The Royal Parks' team in Richmond Park produces a monthly diary (March issue below) which is displayed on the Park's public noticeboards. If you are a member of the Friends and would like to receive these monthly diaries by email, please send your name and email address to

Footballing ghosts

The 1951 Ordnance Survey map shows 40 sports pitches in Richmond Park, but nowadays there are just 4 rugby pitches close to Roehampton Gate. The other pitches have all reverted back to natural grassland and contribute to the important habitats the Park provide for wildlife.

Evidence of these pitches can be seen on online satellite photos such as Google Maps. If you scale in quite close to the line markings of football pitches to the south of the rugby pitch pitches can be clearly seen. Exploring these areas on the ground reveals the lines are still quite visible as restricted growth of the grass – presumably because of the chemical changes in the soil caused by the marker paint. The anthills are quite established too. Using the approximation that an anthill increases in size by 1 litre per year – one can work out how long it’s been since the pitches were last played on.

Toads crossing

As the mild nights start to become more reliable, hibernating wildlife becomes more active. Toads will migrate from their winter hide-outs and make their way to their spawning grounds. If the nocturnal weather conditions are mild and wet, this may happen over a period of time from February until May. However if a prolonged dry and cold spell suddenly becomes mild and wet it result in a concentrating of toad activity.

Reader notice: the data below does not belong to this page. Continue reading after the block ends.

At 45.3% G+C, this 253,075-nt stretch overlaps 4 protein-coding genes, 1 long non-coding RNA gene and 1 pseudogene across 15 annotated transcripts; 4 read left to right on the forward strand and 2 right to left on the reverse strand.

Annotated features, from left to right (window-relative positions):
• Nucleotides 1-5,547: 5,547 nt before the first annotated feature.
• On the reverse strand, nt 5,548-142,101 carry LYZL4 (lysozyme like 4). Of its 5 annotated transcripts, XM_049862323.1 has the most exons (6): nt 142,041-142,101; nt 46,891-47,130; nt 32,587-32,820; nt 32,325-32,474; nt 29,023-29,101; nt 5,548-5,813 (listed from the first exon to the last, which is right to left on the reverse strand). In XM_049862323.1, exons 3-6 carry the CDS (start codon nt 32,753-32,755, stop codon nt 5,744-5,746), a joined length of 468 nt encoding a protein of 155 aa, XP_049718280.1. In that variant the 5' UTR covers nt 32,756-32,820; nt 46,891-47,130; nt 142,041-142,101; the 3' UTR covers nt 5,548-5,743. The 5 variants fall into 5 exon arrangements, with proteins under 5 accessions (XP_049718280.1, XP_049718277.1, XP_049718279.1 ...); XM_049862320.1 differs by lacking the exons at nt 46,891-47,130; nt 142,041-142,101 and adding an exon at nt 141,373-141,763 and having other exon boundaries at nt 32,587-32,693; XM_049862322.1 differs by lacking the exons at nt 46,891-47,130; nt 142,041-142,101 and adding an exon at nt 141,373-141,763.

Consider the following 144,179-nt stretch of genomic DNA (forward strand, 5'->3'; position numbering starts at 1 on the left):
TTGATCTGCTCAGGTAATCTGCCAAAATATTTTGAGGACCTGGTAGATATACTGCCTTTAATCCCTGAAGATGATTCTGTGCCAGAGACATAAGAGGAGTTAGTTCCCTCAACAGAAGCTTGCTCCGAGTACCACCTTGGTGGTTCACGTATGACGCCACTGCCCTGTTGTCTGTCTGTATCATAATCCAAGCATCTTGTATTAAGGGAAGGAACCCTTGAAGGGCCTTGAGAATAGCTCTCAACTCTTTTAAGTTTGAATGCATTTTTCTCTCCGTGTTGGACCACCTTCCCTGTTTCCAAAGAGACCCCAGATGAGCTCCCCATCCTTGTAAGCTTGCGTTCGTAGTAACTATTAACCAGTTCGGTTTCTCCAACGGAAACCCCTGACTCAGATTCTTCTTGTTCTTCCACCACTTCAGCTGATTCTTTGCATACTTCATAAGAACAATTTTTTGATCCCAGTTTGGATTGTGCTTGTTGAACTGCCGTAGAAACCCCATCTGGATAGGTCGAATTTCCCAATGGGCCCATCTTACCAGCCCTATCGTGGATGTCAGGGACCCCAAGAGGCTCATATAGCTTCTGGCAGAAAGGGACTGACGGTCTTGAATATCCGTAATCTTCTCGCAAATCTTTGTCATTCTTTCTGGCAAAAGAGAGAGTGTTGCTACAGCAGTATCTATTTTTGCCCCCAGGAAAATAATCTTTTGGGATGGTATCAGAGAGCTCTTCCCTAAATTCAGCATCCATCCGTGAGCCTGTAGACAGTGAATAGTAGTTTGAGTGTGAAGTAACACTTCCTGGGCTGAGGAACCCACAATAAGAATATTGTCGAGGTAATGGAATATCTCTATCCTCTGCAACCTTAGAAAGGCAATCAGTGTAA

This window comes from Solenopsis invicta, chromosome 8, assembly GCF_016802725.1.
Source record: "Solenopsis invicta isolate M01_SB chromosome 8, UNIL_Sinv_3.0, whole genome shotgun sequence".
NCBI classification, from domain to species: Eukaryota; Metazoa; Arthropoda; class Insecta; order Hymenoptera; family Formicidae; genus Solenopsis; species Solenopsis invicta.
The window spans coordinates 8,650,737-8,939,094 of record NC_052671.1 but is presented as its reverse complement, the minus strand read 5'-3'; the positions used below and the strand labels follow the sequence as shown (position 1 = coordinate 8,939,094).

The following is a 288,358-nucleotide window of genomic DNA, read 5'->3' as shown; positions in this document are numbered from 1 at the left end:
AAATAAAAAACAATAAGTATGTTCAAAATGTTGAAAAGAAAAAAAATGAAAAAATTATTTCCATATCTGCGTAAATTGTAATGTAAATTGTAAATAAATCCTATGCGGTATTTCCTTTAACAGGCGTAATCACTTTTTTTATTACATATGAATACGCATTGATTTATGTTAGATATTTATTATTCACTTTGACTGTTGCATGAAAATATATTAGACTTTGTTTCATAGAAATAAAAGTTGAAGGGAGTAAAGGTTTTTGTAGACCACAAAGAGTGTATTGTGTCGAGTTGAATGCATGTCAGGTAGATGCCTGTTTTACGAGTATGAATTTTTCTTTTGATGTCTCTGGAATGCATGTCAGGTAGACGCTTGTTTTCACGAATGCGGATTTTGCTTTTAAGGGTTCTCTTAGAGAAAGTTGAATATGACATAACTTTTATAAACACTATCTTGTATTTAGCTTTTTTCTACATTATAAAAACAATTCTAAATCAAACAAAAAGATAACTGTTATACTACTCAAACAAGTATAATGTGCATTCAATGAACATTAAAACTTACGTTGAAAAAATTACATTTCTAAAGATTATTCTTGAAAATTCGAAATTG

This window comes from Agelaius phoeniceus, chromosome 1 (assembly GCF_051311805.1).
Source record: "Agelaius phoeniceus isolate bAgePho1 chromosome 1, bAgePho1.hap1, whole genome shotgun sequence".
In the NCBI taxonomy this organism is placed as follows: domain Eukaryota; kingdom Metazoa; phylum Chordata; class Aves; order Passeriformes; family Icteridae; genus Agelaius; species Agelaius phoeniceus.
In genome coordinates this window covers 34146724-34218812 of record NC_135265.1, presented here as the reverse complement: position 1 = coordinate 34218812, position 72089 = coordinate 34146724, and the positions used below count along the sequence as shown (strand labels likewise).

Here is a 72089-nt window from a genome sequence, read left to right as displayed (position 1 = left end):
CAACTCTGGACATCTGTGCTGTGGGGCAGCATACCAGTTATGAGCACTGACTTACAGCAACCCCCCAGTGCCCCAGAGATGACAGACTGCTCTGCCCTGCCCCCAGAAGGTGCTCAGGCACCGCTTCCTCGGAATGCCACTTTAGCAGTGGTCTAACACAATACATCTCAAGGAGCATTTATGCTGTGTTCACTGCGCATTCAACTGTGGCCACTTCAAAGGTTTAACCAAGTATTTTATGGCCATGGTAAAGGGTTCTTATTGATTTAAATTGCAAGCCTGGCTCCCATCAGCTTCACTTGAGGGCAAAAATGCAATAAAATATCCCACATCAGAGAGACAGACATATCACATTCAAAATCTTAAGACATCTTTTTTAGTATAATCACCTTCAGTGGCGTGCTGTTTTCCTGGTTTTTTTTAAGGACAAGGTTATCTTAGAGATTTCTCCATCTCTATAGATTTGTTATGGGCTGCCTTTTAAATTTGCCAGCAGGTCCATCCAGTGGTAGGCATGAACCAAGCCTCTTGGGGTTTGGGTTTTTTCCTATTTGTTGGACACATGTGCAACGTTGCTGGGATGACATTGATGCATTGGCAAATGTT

Although motor vehicles are restricted in Richmond Park, cyclists will need good lights and their wits to avoid amphibian catastrophes! Outside the Park on Church Road, toad barriers have been set up and volunteers are staging all-night vigils to help the toads on Ham Common.

Sidmouth Woods

For the past two years the London Probation Service (community payback team) has been cutting back Rhododendron from the fence of Sidmouth woods. This has uncovered a dilapidated fence that is no longer deer proof.